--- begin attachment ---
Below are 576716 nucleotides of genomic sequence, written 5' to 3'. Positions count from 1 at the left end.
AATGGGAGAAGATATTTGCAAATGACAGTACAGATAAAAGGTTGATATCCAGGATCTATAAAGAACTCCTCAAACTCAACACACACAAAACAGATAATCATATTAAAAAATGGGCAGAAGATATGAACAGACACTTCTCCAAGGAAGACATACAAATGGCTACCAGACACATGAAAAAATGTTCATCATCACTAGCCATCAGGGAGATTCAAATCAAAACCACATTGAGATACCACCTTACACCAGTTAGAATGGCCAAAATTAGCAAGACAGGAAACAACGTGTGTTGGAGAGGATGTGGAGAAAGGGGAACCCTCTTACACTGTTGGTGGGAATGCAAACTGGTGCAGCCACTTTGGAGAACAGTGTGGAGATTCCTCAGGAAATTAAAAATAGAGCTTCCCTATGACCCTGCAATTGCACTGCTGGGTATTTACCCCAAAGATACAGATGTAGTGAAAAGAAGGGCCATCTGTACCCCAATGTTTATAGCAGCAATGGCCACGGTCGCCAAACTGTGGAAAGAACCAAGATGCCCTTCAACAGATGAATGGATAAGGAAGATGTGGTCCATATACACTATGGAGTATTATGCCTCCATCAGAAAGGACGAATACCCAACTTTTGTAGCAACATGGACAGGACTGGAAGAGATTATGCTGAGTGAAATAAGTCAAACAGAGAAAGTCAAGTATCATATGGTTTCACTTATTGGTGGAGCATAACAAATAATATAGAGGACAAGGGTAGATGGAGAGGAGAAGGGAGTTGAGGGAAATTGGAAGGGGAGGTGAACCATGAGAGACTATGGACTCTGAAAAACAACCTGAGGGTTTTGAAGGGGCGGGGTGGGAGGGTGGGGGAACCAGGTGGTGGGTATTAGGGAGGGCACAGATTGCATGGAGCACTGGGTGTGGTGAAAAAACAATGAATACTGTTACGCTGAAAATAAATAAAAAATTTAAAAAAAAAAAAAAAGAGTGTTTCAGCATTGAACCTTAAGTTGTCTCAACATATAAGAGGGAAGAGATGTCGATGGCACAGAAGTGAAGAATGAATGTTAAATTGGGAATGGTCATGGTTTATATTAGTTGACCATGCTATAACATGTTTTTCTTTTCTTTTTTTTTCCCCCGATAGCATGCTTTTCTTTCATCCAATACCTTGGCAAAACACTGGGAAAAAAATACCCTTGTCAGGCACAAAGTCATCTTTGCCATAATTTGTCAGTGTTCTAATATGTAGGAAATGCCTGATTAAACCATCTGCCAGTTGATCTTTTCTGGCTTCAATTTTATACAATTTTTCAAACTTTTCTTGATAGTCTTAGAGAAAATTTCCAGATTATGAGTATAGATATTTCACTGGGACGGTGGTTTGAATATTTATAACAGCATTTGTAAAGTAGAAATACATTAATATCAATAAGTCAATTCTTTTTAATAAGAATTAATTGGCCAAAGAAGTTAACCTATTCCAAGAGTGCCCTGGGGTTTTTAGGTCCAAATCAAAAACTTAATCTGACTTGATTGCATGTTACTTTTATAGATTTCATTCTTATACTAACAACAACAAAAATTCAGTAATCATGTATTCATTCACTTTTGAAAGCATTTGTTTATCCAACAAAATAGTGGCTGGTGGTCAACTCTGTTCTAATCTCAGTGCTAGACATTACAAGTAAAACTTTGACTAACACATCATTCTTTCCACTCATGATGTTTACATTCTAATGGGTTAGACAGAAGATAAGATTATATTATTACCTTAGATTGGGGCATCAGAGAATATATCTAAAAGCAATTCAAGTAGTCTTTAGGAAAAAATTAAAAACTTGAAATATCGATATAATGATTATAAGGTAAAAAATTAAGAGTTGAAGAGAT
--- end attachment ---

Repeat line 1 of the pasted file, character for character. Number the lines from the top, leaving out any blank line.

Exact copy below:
Below are 576716 nucleotides of genomic sequence, written 5' to 3'. Positions count from 1 at the left end.